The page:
47 Kitchen Cleaning Tips That Will Change Your Life
Nobody likes cleaning the kitchen, but somebody's gotta do it. Here are 47 tips that'll make your least favorite chore a bit more manageable.
Clean a Glass Stovetop With Vinegar and Baking Soda
Spray or pour white vinegar over the crust once your stove has cooled down. (Do not mess with a warm stovetop, it could hurt you and will definitely create more crust!) Next, coat the vinegary areas with baking soda. Submerge your towel in hot water and wring it so the entire thing is damp, and cover the vinegar and baking soda for 10-15 minutes. Once you remove the towel, scrub the stovetop with a textured cloth (microfiber works best!), using the clumps of baking soda to your advantage on any particularly thick crust. Dispose the clumps and spray some more vinegar as needed to pick up remaining crust and eliminate streaks.
4 Ways to Clean Your Garbage Disposal
“You really want to clean it to prevent a stinky mess or slimy build-up. Like anything in your home, the cleaner it is, the more likely it will last you for a long time,” says Natalie Rizzo, MS, RD. But, how do you clean it exactly? Here’s a step-by-step guide to cleaning your garbage disposal, however works best for you.
Your Knife Block Is Probably Harboring Bacteria—Here’s How to Clean It
While this bacteria may not be enough to initially make you sick, it’s still worth cleaning out your knife block once a month to stop any growth. First, turn your block upside down and shake out any debris or crumbs. Then, fill your sink with warm water and dish soap (or, for more sanitizing power, use a partial bleach solution of 1 tablespoon bleach to 1 gallon water.) To protect your knife block from cracking over time, you can rub it with a wood-safe mineral oil.
This Is the Best Way to Wash Your Dishes By Hand, According to Experts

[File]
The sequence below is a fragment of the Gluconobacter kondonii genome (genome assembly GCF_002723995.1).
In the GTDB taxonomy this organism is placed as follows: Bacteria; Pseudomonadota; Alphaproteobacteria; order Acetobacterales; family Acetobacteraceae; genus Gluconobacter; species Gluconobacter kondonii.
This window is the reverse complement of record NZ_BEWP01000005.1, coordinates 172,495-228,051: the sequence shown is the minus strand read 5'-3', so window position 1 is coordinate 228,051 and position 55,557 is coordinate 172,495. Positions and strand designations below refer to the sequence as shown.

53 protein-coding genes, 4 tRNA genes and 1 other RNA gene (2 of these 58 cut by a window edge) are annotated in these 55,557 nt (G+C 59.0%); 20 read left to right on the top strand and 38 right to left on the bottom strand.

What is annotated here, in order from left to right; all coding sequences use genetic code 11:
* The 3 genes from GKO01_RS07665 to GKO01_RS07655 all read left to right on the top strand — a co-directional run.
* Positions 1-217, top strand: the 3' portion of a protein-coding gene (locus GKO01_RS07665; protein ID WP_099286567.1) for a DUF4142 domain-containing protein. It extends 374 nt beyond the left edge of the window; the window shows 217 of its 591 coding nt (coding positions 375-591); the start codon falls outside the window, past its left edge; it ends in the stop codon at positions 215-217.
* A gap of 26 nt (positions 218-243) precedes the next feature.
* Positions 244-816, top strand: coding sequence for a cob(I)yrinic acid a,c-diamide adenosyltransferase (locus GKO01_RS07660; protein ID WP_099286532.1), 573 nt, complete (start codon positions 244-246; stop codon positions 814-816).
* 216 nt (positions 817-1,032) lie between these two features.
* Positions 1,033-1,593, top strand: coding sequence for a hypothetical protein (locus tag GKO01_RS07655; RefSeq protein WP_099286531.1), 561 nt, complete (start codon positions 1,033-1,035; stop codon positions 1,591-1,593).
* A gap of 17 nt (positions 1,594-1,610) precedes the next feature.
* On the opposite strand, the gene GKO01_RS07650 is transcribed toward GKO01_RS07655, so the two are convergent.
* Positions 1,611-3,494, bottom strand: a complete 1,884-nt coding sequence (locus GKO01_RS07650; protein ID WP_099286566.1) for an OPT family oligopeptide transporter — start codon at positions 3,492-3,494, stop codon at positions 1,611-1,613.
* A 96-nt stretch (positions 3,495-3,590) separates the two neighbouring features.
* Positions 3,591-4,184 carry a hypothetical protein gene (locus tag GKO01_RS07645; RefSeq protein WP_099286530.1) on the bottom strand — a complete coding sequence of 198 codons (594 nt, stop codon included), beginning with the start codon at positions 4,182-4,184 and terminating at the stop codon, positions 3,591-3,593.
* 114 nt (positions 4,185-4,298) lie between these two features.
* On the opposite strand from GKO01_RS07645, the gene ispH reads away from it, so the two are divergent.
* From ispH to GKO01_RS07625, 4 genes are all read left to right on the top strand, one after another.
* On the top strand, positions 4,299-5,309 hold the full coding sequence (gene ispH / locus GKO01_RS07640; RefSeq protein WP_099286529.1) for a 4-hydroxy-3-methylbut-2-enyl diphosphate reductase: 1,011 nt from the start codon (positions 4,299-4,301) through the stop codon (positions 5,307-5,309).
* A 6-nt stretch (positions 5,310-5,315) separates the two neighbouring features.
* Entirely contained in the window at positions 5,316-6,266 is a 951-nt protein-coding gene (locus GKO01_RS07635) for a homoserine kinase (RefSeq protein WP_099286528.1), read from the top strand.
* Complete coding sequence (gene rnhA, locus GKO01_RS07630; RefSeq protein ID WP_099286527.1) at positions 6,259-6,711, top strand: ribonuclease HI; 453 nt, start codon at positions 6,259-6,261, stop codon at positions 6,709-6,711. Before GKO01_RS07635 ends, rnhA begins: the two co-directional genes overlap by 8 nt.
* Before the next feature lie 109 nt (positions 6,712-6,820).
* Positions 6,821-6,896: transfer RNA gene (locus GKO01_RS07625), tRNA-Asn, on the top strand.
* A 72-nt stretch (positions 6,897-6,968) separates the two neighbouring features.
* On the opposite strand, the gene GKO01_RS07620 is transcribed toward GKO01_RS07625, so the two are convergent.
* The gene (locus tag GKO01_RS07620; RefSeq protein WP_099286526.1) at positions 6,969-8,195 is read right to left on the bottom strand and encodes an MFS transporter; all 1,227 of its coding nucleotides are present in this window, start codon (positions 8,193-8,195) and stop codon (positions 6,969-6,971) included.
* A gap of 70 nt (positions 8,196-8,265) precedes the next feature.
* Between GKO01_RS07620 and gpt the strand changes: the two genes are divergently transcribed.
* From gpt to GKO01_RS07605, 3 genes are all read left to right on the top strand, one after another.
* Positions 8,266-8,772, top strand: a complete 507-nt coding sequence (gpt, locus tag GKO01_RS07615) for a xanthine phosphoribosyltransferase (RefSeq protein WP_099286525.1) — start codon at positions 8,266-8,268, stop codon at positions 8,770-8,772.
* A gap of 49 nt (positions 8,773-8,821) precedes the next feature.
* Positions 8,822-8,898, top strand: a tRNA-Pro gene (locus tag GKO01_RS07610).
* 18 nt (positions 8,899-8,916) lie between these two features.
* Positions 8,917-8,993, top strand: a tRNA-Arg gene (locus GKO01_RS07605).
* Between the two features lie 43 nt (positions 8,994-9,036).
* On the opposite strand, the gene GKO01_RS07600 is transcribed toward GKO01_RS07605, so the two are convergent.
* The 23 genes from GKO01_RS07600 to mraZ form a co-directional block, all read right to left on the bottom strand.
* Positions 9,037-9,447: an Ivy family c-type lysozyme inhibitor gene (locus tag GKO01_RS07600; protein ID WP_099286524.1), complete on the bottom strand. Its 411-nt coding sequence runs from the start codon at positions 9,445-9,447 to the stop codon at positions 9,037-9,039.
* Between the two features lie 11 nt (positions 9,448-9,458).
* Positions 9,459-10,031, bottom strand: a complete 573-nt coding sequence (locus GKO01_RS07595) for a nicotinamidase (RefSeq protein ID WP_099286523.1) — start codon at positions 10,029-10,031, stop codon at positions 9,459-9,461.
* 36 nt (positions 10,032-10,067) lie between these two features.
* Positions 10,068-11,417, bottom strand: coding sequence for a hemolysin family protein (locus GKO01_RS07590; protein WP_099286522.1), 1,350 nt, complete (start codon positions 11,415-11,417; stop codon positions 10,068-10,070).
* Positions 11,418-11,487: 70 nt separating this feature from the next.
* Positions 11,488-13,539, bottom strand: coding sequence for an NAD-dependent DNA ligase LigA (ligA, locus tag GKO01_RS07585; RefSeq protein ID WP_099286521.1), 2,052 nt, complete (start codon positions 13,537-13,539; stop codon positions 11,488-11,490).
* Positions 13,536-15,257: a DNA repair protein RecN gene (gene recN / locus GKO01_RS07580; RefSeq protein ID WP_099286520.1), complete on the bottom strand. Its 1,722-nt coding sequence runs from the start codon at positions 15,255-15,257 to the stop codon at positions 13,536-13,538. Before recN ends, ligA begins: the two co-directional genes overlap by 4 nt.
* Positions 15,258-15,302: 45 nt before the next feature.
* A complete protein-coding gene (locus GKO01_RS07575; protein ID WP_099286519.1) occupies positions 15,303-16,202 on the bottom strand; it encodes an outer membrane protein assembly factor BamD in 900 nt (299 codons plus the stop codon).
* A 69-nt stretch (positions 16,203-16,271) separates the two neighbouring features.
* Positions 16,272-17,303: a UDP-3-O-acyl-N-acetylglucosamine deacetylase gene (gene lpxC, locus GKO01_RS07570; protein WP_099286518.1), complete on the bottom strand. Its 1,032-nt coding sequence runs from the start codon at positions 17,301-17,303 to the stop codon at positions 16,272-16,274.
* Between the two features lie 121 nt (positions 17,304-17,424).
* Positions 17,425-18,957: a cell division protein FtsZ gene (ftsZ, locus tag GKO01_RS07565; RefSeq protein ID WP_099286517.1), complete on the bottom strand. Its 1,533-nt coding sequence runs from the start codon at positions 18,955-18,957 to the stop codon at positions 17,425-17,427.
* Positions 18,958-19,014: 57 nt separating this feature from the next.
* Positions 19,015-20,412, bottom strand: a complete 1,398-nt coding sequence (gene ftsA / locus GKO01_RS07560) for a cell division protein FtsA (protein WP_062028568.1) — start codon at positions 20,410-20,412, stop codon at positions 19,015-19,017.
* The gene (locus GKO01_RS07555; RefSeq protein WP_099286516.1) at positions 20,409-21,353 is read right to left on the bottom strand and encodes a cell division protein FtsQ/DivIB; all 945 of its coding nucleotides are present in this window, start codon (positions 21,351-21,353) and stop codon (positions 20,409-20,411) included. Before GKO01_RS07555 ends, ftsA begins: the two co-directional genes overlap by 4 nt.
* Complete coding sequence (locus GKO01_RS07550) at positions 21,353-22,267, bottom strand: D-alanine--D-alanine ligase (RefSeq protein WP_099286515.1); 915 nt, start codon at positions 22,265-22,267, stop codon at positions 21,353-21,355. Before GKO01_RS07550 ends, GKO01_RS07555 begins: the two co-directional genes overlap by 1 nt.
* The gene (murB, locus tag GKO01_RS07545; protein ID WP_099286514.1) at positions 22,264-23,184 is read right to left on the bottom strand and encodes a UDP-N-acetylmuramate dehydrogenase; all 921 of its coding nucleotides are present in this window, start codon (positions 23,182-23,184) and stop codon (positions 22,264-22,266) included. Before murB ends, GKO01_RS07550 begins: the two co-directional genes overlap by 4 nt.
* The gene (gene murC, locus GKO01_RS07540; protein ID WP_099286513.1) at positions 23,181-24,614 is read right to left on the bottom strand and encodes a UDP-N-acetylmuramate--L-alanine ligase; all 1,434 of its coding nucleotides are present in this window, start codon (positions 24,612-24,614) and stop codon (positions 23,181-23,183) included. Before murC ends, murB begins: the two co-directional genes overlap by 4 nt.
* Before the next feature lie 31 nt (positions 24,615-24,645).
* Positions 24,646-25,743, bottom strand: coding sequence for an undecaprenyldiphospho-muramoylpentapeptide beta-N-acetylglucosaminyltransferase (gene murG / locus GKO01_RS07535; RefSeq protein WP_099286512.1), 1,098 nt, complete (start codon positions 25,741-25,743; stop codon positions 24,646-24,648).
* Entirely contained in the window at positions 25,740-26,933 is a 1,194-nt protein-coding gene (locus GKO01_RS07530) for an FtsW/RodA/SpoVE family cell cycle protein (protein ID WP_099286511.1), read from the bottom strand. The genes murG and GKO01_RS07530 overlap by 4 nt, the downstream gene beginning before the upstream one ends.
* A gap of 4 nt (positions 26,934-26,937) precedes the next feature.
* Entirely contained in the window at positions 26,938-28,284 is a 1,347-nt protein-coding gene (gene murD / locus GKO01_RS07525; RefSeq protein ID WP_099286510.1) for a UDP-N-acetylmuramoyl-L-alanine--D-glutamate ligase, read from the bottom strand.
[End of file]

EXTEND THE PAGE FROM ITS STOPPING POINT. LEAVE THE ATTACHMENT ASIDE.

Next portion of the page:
Sure, scrubbing off any crusted-on sauce may leave you thinking that a bowl is now clean as can be—but according to Stop Foodborne Illness, a public health organization, unless you've effectively sanitized a dish by soaking it in cleaning solution or sufficiently hot water, it's not clean.
The 7 Hardest Places to Clean in Your Kitchen and How to Clean Them
Your regular cleaning routine in your kitchen likely overlooks some of the dirtiest spots. Here, the sneaky nooks and crannies you’re not cleaning and how to make sure you get them spick and span swiftly.
How to Properly Clean, De-Crust and De-Stink Your Microwave, According to Experts
How frequently you should buff up your microwave depends on how frequently you use it. As a general rule of thumb, you should wipe it down anytime you spill something on the inside. In those cases, the sooner, the better, she adds. Beyond that, if you’re a daily user, you should aim for once-a-week cleanings; if you’re a more sporadic microwaver, once a month is acceptable.
Your Water Bottle Could Be Making You Sick—Here Are the Best Ways to Clean It
Whether your water bottle is stainless steel, plastic, or made from another hard material, it’s important to sanitize it at the end of each day. “Since it’s a moist environment, it's possible for bacteria to set up shop and thrive, potentially leading to symptoms such as nausea, vomiting, and diarrhea,” says Robert Glatter, MD, an assistant professor of emergency medicine at Northwell Health and attending emergency physician at Lenox Hill Hospital.
Why You Should Be Cleaning Your Grill with an Onion
Save your back and your Brillo pads by using an onion—yes, an ordinary onion–to clean that nasty grill. Simply scrub a halved onion faced downwards on a heated grate to remove built up grime and grit. It's best to get the grill super hot first to burn off any remaining food. Next, rub it hard with an onion stuck on the end of a long grilling fork. For extra gunk-fighting power, spray the grates with lemon juice or our old friend white vinegar first. The extra acidity helps with the cleaning process.
11 Kitchen Things You Need to Clean ASAP